Doctors are being issued with new guidance for cases where children are repeatedly brought in when there is nothing wrong.
The Royal College of Paediatrics and Child Health (RCPCH) says cases where parents know there's nothing wrong are rare.
Instead genuine, if misplaced, health anxieties are more common.
They advise referring to "perplexing symptoms" instead of "fabricated or induced illness".
Paediatricians say there has been a rise in cases where children are repeatedly brought in, despite nothing being found to be wrong.
The unexplained symptoms could be because a genuine condition has not yet been diagnosed.
And there are cases where a parent or carer might make up or cause illness in their children - a rare form of abuse which used to be known as Munchausen's By Proxy Syndrome.
But often, doctors say, it is genuine concerns - and they believe the rise may be fuelled by bad information online.
'Incorrect beliefs or misplaced anxiety'
The RCPCH has updated its decade-old guidance to suggest "fabricate or induced illness" should only be used if there is evidence a child is about to come to serious harm.
For cases where there is no immediate risk to their safety, the guidance recommended a move to talking about children with "perplexing presentation".
This puts emphasis on the fact the doctor doesn't yet know what the problem is rather than on "blaming" parents, said Dr Danya Glaser, a psychiatrist who specialises in child protection.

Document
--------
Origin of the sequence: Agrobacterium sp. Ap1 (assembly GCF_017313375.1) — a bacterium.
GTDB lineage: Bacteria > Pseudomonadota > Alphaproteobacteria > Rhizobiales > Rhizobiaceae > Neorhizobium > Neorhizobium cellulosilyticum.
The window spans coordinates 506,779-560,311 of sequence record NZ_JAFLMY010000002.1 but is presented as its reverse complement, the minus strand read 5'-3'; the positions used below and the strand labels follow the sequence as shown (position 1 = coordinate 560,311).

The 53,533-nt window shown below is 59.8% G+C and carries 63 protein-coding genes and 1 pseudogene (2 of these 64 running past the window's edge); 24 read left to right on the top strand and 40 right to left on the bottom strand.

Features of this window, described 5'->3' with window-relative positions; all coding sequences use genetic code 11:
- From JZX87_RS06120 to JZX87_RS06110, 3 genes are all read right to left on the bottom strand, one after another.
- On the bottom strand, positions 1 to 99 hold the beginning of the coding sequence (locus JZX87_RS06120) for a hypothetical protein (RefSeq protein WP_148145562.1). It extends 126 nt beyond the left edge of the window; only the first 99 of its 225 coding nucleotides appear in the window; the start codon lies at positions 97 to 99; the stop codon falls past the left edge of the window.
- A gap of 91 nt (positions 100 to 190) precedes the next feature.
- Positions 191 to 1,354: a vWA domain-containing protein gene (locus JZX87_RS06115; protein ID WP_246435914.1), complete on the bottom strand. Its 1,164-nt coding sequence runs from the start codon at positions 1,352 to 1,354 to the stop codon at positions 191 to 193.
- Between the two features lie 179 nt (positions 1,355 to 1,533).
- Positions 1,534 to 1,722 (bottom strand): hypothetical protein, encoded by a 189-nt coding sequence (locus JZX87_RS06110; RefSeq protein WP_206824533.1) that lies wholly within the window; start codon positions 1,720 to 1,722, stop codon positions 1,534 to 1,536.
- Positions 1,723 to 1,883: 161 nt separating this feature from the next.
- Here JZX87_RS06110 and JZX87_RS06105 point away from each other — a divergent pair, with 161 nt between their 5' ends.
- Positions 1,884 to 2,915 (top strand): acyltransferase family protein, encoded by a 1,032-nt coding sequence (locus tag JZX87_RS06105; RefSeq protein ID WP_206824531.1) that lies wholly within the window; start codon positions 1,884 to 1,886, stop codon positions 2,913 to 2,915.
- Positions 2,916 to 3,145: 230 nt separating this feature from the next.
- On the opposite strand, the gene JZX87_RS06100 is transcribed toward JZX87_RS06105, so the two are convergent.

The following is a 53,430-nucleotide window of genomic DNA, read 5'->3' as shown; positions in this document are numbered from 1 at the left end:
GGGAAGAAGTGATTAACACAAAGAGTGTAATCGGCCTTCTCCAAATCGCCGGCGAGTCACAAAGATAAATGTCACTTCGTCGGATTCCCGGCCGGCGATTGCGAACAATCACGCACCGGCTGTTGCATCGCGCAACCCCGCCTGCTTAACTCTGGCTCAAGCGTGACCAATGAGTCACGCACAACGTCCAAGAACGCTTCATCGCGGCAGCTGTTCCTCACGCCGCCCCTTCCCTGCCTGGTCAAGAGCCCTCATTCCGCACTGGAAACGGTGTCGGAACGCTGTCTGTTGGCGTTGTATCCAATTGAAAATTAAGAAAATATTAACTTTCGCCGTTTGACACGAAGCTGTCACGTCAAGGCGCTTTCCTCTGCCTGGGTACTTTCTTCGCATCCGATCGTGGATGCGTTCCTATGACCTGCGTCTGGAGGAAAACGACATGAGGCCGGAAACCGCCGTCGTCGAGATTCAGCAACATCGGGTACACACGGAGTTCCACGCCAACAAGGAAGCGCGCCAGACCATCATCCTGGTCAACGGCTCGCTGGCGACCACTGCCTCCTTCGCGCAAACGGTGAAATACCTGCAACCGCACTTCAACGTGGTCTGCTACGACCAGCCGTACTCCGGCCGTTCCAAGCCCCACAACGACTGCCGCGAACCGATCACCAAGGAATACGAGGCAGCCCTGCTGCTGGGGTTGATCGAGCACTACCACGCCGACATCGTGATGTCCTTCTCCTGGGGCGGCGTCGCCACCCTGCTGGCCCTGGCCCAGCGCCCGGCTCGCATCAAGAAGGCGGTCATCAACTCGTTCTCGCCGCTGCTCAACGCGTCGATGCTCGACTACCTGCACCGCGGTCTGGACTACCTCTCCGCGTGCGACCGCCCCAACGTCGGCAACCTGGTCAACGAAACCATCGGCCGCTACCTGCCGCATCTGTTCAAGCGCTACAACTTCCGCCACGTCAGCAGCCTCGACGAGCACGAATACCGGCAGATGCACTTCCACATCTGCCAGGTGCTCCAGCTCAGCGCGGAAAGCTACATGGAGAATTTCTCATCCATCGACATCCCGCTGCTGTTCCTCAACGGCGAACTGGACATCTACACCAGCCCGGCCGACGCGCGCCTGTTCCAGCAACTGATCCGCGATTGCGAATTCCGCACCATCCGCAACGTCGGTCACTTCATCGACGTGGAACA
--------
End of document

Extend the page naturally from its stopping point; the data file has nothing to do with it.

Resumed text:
"If a parent is anxious about their child, you have to listen, you have to actually look at the child and find out if their anxiety is not misplaced," she said.
If, after nothing has been found, a parent continues to keep their child away from school and seeks a third or fourth medical opinion to the point that it begins to harm the child, that's when further conversations need to be had, Dr Glaser added.
Keeping an open mind allows for the fact a small number of these children could have "that one rare condition", said Dr Emilia Wawrzkowicz, a consultant paediatrician and safeguarding specialist for Cambridge and Peterborough.
Previously, if fabrication or exaggeration was suspected, doctors would share information with children's social care without telling parents what they were doing.
The new guidance says parents should be told if information was going to be shared, as part of what Dr Glaser described as an "open and honest dialogue".
Much of the medical literature around Munchausen's By Proxy has focused on parents trying to deceive doctors by falsifying medical records, symptoms or causing their children to become ill.
But Dr Alison Steele, the RCPCH's safeguarding officer said it was "very rare for parents or carers to deliberately induce illness in a child by, for example, poisoning them or withholding treatment.
"Most cases are based on incorrect beliefs or misplaced anxiety which, unchecked, can cause children to undergo harms ranging from missing school and seeing friends, to undergoing unnecessary and painful or even harmful tests and treatments".
The key aim should be getting the child back in to education and away from unnecessary medical interventions, the guidance says, as well as providing appropriate support and mental health care for the parent or carer.